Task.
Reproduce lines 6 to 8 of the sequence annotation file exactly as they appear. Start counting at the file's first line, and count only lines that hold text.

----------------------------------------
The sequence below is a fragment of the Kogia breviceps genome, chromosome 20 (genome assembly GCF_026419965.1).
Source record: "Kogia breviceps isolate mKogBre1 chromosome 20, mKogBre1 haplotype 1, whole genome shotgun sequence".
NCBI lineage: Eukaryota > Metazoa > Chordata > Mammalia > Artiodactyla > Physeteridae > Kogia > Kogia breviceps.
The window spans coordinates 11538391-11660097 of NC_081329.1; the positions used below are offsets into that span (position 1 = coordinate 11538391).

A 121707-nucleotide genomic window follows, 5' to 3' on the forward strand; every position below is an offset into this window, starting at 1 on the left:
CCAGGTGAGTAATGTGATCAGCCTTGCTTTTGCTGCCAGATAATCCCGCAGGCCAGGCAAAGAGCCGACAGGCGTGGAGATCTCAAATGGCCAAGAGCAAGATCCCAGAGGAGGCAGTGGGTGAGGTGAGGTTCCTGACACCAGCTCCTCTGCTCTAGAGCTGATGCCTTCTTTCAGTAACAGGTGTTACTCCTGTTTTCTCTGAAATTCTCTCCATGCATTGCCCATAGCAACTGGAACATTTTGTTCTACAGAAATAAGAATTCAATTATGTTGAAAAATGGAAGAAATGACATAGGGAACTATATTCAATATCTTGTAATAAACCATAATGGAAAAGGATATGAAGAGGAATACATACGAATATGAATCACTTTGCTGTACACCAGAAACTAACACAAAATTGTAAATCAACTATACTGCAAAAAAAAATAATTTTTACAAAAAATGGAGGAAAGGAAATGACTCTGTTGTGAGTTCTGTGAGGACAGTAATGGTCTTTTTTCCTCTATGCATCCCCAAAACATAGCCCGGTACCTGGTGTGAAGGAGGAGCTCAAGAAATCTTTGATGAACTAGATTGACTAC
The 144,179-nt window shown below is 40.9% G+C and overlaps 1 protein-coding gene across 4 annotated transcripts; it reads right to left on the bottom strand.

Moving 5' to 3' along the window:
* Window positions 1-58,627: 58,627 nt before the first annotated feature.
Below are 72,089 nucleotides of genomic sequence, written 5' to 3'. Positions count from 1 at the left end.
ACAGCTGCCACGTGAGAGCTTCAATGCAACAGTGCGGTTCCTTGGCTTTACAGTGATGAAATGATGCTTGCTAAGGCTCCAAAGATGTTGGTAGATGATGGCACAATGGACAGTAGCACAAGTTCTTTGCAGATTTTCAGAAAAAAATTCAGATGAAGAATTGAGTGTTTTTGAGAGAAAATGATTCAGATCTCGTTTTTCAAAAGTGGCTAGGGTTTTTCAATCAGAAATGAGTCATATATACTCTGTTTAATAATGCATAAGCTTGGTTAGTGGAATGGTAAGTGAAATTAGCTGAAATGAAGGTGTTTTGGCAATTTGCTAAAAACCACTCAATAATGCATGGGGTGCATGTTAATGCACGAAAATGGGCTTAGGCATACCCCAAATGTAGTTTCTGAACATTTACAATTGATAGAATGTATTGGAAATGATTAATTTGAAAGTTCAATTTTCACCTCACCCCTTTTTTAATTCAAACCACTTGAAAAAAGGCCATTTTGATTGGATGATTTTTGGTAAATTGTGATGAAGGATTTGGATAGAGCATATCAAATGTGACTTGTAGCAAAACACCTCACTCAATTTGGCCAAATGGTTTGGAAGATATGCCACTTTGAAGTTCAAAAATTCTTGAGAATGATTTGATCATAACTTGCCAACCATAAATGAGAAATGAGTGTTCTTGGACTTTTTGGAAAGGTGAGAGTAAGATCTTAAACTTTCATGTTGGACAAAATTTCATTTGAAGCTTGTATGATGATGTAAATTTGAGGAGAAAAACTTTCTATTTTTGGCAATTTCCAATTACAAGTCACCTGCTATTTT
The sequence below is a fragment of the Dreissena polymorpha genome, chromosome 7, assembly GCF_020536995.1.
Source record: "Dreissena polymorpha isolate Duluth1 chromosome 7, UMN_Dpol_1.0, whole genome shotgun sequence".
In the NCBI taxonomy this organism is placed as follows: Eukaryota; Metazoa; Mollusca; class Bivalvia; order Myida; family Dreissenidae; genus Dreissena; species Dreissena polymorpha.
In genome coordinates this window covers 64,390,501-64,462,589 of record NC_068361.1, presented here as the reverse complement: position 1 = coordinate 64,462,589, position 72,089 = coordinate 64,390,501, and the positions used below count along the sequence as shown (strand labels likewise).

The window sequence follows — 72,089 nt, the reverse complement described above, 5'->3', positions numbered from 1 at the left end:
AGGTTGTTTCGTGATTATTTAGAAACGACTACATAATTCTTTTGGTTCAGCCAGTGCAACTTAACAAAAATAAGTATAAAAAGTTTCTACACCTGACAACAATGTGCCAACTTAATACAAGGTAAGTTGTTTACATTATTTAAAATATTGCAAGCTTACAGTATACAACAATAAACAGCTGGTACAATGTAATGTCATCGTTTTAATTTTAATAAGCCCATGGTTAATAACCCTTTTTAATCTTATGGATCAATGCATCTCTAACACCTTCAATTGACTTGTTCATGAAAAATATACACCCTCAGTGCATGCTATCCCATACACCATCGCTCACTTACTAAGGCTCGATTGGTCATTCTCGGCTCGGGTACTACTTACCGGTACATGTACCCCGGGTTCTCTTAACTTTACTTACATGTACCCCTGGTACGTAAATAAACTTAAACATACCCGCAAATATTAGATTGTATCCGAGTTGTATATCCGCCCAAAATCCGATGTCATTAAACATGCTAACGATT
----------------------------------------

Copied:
CCAGGTGAGTAATGTGATCAGCCTTGCTTTTGCTGCCAGATAATCCCGCAGGCCAGGCAAAGAGCCGACAGGCGTGGAGATCTCAAATGGCCAAGAGCAAGATCCCAGAGGAGGCAGTGGGTGAGGTGAGGTTCCTGACACCAGCTCCTCTGCTCTAGAGCTGATGCCTTCTTTCAGTAACAGGTGTTACTCCTGTTTTCTCTGAAATTCTCTCCATGCATTGCCCATAGCAACTGGAACATTTTGTTCTACAGAAATAAGAATTCAATTATGTTGAAAAATGGAAGAAATGACATAGGGAACTATATTCAATATCTTGTAATAAACCATAATGGAAAAGGATATGAAGAGGAATACATACGAATATGAATCACTTTGCTGTACACCAGAAACTAACACAAAATTGTAAATCAACTATACTGCAAAAAAAAATAATTTTTACAAAAAATGGAGGAAAGGAAATGACTCTGTTGTGAGTTCTGTGAGGACAGTAATGGTCTTTTTTCCTCTATGCATCCCCAAAACATAGCCCGGTACCTGGTGTGAAGGAGGAGCTCAAGAAATCTTTGATGAACTAGATTGACTAC
The 144,179-nt window shown below is 40.9% G+C and overlaps 1 protein-coding gene across 4 annotated transcripts; it reads right to left on the bottom strand.

Moving 5' to 3' along the window: